I very much promote waking newborn and small babies from naps when a feed is due. That way you are ensuring that nutritional needs are being met during the day and as such they will be less likely to wake due to hunger at night.
From six months onwards the introduction of solids is very important. Get the balance right by offering three meals a day once they are ready. Ensure a protein meal is offered at lunchtime so that your baby is full going down for their long nap of the day. When they are older and the long nap is established that protein meal can be alternated through the day. Protein is harder to digest so wait until baby is at least 10 months or older before offering protein-rich meals at the evening meal – you don’t want little stomach issues cropping up at bedtime or during the night.
This can be underestimated in terms of its importance in improving sleep. Children can get very stimulated in the evening time even though their drive for sleep can be high. This second wind style behaviour can also be a sign of overtiredness.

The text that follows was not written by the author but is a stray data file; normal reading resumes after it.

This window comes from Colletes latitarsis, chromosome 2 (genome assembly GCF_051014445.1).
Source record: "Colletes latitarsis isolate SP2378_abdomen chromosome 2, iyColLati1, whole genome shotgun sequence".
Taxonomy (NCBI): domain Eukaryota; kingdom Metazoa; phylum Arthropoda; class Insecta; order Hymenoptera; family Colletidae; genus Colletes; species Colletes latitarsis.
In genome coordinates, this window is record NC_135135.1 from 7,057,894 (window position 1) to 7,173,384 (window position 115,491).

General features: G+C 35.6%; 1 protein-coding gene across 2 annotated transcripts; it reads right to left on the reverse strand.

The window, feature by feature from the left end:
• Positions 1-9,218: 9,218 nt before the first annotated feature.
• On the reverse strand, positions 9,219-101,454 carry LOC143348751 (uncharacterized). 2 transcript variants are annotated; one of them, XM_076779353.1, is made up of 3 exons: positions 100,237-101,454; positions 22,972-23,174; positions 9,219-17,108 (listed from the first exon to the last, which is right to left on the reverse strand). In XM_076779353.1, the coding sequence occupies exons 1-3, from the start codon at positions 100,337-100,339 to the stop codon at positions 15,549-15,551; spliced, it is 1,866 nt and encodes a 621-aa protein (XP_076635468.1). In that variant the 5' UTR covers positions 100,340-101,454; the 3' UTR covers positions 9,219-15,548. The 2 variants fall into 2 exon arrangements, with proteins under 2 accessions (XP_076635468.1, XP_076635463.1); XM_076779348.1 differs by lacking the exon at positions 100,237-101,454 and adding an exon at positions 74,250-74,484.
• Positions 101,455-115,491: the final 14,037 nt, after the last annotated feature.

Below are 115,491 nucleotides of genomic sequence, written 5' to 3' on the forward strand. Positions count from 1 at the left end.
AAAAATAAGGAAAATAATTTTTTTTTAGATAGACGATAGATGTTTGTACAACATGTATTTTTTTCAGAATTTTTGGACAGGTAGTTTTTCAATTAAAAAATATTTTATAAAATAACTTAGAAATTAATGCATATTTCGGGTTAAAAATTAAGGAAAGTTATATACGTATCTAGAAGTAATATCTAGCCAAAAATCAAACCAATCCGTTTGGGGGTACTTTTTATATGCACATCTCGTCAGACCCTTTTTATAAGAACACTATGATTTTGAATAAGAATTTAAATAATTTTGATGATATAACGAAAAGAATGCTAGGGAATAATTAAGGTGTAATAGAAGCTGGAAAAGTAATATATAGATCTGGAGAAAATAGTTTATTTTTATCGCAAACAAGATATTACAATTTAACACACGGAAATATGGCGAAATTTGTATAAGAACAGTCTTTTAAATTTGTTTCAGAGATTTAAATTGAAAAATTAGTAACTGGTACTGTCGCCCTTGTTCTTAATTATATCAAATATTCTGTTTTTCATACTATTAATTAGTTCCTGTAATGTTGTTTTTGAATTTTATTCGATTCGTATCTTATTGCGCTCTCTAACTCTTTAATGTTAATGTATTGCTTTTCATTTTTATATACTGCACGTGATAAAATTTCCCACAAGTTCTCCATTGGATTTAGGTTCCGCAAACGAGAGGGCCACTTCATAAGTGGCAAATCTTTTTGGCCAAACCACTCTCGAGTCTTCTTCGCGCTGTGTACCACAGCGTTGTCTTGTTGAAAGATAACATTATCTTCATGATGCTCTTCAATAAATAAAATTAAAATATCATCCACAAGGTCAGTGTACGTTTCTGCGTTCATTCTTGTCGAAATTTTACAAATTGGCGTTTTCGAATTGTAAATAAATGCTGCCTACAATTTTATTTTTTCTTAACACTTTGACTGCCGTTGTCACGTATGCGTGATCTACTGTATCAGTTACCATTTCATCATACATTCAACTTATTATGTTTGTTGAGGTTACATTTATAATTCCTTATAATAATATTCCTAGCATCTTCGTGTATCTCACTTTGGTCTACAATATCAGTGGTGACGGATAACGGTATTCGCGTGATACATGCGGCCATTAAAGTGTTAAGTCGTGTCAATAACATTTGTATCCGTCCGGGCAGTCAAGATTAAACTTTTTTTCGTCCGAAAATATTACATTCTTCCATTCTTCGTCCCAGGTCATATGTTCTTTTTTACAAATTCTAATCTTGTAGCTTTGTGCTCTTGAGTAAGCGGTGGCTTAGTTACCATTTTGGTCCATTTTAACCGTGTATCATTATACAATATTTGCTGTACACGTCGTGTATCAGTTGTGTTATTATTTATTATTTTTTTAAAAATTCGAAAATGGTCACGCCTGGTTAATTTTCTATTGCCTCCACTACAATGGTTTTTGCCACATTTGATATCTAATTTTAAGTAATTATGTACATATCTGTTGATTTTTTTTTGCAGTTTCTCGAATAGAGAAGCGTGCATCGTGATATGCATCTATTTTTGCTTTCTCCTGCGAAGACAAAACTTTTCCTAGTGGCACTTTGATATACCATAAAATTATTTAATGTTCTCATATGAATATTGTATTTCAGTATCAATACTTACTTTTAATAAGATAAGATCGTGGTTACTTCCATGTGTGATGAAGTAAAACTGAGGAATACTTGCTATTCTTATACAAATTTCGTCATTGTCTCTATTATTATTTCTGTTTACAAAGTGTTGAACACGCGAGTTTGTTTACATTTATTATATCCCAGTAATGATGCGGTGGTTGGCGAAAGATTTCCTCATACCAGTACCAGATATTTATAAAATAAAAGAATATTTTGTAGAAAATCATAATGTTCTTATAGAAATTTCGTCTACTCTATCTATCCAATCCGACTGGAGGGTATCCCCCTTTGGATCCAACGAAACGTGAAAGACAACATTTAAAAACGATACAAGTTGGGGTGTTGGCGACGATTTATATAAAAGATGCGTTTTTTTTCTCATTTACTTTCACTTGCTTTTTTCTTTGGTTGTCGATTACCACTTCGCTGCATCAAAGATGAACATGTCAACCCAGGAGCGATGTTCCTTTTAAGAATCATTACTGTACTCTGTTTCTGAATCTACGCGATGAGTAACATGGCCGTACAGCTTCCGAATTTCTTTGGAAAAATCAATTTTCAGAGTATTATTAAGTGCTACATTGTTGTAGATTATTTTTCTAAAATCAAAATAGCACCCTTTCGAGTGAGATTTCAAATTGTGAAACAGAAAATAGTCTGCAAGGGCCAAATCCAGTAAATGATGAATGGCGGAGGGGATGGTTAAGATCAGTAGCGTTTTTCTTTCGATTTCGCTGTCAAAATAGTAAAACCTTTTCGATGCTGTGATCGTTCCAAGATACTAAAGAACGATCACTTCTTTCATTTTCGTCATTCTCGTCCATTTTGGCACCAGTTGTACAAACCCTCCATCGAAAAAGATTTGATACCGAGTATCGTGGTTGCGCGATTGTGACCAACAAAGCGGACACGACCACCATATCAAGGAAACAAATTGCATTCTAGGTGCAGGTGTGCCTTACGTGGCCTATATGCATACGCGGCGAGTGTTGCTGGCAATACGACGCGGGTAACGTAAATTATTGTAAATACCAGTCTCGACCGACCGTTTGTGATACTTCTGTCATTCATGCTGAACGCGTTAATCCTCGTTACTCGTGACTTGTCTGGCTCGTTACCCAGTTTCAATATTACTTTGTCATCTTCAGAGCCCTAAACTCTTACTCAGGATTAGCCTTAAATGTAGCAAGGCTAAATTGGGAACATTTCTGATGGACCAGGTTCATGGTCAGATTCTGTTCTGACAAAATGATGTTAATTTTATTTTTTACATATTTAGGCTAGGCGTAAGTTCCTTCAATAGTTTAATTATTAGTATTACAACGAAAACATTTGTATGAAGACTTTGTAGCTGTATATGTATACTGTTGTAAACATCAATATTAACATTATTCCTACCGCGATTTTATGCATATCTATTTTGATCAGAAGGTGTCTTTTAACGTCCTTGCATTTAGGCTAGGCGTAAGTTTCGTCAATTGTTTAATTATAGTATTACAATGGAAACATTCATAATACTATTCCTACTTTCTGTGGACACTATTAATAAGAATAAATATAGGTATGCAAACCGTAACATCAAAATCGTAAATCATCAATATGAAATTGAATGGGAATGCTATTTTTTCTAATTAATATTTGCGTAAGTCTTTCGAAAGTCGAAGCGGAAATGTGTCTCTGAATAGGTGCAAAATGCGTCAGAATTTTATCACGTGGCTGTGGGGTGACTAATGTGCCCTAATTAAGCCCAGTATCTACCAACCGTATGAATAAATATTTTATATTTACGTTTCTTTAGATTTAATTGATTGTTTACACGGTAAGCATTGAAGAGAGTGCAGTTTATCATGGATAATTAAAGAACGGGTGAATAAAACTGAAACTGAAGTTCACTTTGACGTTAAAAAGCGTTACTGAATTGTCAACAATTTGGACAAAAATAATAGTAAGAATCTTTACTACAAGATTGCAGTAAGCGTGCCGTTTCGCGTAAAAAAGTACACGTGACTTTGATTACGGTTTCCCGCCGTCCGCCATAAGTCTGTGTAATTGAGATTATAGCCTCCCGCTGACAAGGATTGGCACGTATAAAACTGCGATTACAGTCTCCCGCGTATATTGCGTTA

I recommend starting the bedtime routine just after your child has had their tea at approx 5pm. Start with a bath if necessary. Then head back into a brightly lit living space for the last milk feed of the day – this needs to be one hour prior to bedtime.
In the hour prior to sleep times avoid stimulating activities and look to quiet ones. Turn off the television in the hour prior to sleep being desired – this also applies to tablets, phones. Blue light technology is in EVERYTHING with a screen. It is highly stimulating to the brain and as yet the impact it has on sleep is not fully studied or understood. It is best to avoid it to ensure your little one gets the best quality sleep possible.
Once you get to approx 20 mins prior to bed go to your child’s bedroom. Dim down the lights and draw the curtains. Read a few nice books and start quietly chatting. Then get them into their sleeping bag, turn off the light, kiss them good night and pop them into their cot and leave their room.
Use the same routine day in day out when it comes to winding down for bedtime and naps. This will give your child all the signals that bedtime is coming and act as a cue to sleep. Read books, have quiet story time or floor play – just ensure that it is something that doesn’t give your child that second wind you want to avoid!